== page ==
A French / Swedish artist, Anne de Suède uses a variety of media in her artistic expression including oils, tempera, acrylics, collage and sculpture, to put meaningful and important questions to the observer.
It is clear that she wants the viewer to reflect beyond a superficial reading of her paintings or sculptures and to reach below the surface.
They are tools that Anne uses to help the viewer’s look at their own emotional state, starting with the subconscious and through the use of strong bold colours this process is accentuated.
We can see for example in the work The waterfall gives me hope in which the outline of two human figures is divided in two by a sort of wall of thought or this cascade of water, so that their upper bodies from where their thoughts stem, are highlighted against a red background and the strong blue tone of the water in the lower section that conceals their bodies, is both profound yet in movement.
We see the same contrast of red and blue in the painting entitled The waterfall.
This time there is an additional connection given by the use of black, which from the upper section – the area of thought – flows into the blue of the body without interruption and indeed the shape of the upper area could be seen by the observer to be a brain and thus, from where your thoughts flow. In The dream of freedom, the movement is not from top to bottom but from left (blue) to right (red).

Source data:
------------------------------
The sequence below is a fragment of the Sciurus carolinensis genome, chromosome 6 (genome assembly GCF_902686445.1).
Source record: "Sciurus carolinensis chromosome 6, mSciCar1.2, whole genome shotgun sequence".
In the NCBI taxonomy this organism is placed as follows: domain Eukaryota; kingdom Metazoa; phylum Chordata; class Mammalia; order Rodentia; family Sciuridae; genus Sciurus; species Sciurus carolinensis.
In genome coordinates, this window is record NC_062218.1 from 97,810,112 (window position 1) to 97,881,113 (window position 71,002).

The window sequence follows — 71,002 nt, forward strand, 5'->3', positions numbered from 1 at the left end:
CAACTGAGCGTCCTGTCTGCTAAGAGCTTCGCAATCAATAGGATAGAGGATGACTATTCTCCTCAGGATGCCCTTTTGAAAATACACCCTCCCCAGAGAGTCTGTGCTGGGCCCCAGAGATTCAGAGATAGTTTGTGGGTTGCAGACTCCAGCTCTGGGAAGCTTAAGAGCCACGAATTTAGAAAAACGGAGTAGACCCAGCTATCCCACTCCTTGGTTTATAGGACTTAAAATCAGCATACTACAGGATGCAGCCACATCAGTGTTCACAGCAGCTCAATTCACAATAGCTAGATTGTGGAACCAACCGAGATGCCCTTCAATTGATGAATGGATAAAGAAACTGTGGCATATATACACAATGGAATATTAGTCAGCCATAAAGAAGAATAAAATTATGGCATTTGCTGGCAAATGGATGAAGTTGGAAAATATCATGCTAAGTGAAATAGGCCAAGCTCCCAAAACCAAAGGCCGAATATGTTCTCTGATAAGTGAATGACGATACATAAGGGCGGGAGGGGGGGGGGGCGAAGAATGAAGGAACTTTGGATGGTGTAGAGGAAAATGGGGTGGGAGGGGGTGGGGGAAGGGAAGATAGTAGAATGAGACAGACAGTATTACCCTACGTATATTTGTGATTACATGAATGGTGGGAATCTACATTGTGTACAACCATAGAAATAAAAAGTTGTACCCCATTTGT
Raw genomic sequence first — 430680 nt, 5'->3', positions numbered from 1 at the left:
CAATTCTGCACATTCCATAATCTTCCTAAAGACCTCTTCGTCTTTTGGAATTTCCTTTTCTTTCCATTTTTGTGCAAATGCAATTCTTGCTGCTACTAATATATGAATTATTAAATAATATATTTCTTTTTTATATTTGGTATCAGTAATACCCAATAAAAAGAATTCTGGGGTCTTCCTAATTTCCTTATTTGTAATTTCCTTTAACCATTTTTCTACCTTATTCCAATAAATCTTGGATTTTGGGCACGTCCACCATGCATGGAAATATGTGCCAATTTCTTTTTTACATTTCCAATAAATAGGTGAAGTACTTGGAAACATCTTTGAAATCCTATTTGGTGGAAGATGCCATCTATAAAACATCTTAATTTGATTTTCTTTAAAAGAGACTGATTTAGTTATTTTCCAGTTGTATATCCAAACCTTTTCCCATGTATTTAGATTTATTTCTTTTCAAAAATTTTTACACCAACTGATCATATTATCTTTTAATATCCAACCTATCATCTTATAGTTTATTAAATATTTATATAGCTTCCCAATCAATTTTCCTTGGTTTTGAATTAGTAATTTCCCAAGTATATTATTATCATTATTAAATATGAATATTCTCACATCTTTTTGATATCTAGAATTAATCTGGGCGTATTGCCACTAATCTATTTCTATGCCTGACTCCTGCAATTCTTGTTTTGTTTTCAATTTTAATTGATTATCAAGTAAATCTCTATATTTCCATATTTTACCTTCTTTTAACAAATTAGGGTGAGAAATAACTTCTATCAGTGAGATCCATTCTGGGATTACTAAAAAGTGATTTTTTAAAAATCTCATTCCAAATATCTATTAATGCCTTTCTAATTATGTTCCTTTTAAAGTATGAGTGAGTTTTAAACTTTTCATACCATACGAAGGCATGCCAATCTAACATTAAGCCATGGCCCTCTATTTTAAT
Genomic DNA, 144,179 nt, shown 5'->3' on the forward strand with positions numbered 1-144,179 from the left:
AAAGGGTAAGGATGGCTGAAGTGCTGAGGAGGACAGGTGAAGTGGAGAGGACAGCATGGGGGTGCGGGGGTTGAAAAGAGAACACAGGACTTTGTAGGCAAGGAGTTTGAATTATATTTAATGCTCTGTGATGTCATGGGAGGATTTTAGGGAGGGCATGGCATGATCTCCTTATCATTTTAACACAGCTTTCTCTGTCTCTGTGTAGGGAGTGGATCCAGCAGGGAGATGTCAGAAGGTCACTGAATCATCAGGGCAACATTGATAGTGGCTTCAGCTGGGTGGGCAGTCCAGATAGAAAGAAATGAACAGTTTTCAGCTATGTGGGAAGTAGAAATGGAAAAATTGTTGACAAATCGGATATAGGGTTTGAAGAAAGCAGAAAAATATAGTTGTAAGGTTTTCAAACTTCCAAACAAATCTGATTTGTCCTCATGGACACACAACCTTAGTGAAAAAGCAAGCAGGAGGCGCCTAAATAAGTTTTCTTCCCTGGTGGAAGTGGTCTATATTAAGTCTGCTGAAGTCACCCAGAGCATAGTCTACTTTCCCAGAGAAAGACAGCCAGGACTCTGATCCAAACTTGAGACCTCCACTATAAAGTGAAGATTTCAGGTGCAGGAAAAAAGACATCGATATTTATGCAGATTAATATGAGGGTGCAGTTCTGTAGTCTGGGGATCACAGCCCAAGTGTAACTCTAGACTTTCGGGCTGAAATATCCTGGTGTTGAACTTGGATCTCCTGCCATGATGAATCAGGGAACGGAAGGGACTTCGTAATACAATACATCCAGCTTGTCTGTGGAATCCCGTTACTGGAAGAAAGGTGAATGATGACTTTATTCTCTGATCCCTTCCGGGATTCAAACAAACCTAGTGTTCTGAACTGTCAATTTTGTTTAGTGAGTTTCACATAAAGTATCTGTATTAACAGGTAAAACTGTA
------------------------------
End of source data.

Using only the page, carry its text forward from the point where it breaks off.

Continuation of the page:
To make Anne’s questions more complex, more clearly defined figurative elements appear, such as the large spider web with a sphere in the centre which we can imagine to be a head.
Even though Anne gives precise titles to her paintings, questions are deliberately left unanswered, because it is more important for her that the viewer questions and investigates within himself. This is the process that Anne wants to stimulate and she leaves freedom of response.
As the sociologist Jean-Noël Kapferer wrote, a message is simply interpreted, that then this interpretation corresponds to the intention of the source is another matter entirely.
In Anne’s paintings, interpretations may be veiled because she manipulates colours and shapes, but she does this precisely to provoke a reaction from the viewer.
For this purpose, she also inserts symbols which may be abstract or photographs which are of course realistic, thereby crossing the boundaries of the imagination and leading the viewer on an extremely interesting inner journey.

Anne has exhibited for the past twenty years worldwide, having successfully participated in shows in Sweden, France, Germany, Holland, Italy, Austria, USA and Dubai.

During lockdown, Anne has worked predominantly on paintings concerned with the environment.